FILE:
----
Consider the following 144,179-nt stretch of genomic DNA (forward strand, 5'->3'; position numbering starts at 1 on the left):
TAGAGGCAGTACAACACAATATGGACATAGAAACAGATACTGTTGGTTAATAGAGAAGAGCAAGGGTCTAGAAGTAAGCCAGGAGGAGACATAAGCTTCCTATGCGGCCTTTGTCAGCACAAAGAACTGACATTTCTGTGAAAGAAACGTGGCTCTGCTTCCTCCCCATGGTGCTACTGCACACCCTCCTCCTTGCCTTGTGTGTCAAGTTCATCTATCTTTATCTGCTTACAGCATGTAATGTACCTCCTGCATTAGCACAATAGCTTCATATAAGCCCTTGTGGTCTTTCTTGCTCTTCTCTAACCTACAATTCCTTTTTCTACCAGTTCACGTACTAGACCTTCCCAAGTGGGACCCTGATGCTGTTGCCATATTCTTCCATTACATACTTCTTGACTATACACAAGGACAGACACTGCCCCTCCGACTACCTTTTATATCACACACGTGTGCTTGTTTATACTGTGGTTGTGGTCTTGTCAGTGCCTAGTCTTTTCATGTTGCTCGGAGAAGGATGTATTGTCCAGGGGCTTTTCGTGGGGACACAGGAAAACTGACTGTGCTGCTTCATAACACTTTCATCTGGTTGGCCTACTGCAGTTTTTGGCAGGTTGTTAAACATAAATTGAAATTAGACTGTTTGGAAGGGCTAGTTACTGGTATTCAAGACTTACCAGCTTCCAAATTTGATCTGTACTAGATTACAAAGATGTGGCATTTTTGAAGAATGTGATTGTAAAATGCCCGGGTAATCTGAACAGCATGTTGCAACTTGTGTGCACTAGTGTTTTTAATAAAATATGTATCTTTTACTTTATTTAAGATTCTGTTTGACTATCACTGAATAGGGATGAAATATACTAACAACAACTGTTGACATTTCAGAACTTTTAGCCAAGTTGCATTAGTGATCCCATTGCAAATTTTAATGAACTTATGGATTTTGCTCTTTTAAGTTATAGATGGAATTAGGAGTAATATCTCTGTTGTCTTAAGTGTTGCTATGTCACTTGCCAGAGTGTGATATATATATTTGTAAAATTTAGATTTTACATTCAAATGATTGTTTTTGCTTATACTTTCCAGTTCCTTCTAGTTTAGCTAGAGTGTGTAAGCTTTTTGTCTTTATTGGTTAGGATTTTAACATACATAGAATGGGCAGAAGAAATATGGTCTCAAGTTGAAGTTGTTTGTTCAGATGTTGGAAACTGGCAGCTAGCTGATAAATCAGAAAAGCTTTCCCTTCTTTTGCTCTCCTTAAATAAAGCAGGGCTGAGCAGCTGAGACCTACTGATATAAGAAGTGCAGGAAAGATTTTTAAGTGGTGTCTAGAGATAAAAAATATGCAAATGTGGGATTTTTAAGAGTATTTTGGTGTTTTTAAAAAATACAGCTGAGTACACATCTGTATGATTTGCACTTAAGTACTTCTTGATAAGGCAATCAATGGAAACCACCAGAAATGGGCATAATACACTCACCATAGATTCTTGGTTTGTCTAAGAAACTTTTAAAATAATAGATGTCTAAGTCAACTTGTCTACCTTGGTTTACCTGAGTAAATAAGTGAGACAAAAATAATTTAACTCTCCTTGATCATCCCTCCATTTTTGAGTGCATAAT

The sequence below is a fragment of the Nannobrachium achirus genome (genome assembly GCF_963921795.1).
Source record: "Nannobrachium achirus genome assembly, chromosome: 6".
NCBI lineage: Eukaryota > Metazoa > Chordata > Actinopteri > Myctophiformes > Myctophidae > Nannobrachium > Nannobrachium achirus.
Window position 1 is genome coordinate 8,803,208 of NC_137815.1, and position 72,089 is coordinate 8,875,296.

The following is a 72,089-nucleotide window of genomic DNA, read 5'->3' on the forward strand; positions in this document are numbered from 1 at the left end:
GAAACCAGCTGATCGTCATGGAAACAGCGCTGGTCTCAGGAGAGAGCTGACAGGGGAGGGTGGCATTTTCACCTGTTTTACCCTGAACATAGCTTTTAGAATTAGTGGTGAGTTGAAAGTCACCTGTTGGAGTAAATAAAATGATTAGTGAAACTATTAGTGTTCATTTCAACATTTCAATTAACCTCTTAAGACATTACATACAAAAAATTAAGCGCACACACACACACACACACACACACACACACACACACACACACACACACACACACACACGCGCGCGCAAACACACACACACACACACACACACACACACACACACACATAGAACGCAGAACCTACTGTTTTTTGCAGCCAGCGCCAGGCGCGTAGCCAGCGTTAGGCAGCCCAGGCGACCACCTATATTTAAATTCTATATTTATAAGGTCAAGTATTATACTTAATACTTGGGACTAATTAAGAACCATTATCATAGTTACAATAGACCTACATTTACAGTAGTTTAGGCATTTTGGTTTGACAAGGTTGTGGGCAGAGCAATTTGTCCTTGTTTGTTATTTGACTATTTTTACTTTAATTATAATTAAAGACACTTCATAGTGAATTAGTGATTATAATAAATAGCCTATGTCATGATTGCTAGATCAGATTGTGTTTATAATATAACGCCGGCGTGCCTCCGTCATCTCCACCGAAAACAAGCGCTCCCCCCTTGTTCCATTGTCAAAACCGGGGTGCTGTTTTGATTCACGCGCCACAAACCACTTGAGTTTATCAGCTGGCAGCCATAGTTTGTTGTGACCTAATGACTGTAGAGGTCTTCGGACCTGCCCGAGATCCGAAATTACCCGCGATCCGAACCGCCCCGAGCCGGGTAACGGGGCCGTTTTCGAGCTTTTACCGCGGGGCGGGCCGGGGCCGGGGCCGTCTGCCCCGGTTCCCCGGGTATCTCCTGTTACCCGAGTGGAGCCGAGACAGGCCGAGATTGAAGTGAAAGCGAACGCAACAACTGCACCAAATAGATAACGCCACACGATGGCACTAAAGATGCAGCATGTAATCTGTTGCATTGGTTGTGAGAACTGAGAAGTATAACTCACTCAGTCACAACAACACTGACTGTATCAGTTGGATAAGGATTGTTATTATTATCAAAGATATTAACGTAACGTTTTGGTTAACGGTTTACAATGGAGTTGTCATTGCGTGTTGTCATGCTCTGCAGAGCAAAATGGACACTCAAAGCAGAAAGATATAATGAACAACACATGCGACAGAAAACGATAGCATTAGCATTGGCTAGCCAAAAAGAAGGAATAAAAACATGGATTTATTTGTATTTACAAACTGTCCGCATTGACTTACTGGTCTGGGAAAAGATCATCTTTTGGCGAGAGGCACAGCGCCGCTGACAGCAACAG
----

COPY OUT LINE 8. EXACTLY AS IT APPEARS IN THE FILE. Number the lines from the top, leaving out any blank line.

GAAACCAGCTGATCGTCATGGAAACAGCGCTGGTCTCAGGAGAGAGCTGACAGGGGAGGGTGGCATTTTCACCTGTTTTACCCTGAACATAGCTTTTAGAATTAGTGGTGAGTTGAAAGTCACCTGTTGGAGTAAATAAAATGATTAGTGAAACTATTAGTGTTCATTTCAACATTTCAATTAACCTCTTAAGACATTACATACAAAAAATTAAGCGCACACACACACACACACACACACACACACACACACACACACACACACACACACACACACGCGCGCGCAAACACACACACACACACACACACACACACACACACACACATAGAACGCAGAACCTACTGTTTTTTGCAGCCAGCGCCAGGCGCGTAGCCAGCGTTAGGCAGCCCAGGCGACCACCTATATTTAAATTCTATATTTATAAGGTCAAGTATTATACTTAATACTTGGGACTAATTAAGAACCATTATCATAGTTACAATAGACCTACATTTACAGTAGTTTAGGCATTTTGGTTTGACAAGGTTGTGGGCAGAGCAATTTGTCCTTGTTTGTTATTTGACTATTTTTACTTTAATTATAATTAAAGACACTTCATAGTGAATTAGTGATTATAATAAATAGCCTATGTCATGATTGCTAGATCAGATTGTGTTTATAATATAACGCCGGCGTGCCTCCGTCATCTCCACCGAAAACAAGCGCTCCCCCCTTGTTCCATTGTCAAAACCGGGGTGCTGTTTTGATTCACGCGCCACAAACCACTTGAGTTTATCAGCTGGCAGCCATAGTTTGTTGTGACCTAATGACTGTAGAGGTCTTCGGACCTGCCCGAGATCCGAAATTACCCGCGATCCGAACCGCCCCGAGCCGGGTAACGGGGCCGTTTTCGAGCTTTTACCGCGGGGCGGGCCGGGGCCGGGGCCGTCTGCCCCGGTTCCCCGGGTATCTCCTGTTACCCGAGTGGAGCCGAGACAGGCCGAGATTGAAGTGAAAGCGAACGCAACAACTGCACCAAATAGATAACGCCACACGATGGCACTAAAGATGCAGCATGTAATCTGTTGCATTGGTTGTGAGAACTGAGAAGTATAACTCACTCAGTCACAACAACACTGACTGTATCAGTTGGATAAGGATTGTTATTATTATCAAAGATATTAACGTAACGTTTTGGTTAACGGTTTACAATGGAGTTGTCATTGCGTGTTGTCATGCTCTGCAGAGCAAAATGGACACTCAAAGCAGAAAGATATAATGAACAACACATGCGACAGAAAACGATAGCATTAGCATTGGCTAGCCAAAAAGAAGGAATAAAAACATGGATTTATTTGTATTTACAAACTGTCCGCATTGACTTACTGGTCTGGGAAAAGATCATCTTTTGGCGAGAGGCACAGCGCCGCTGACAGCAACAG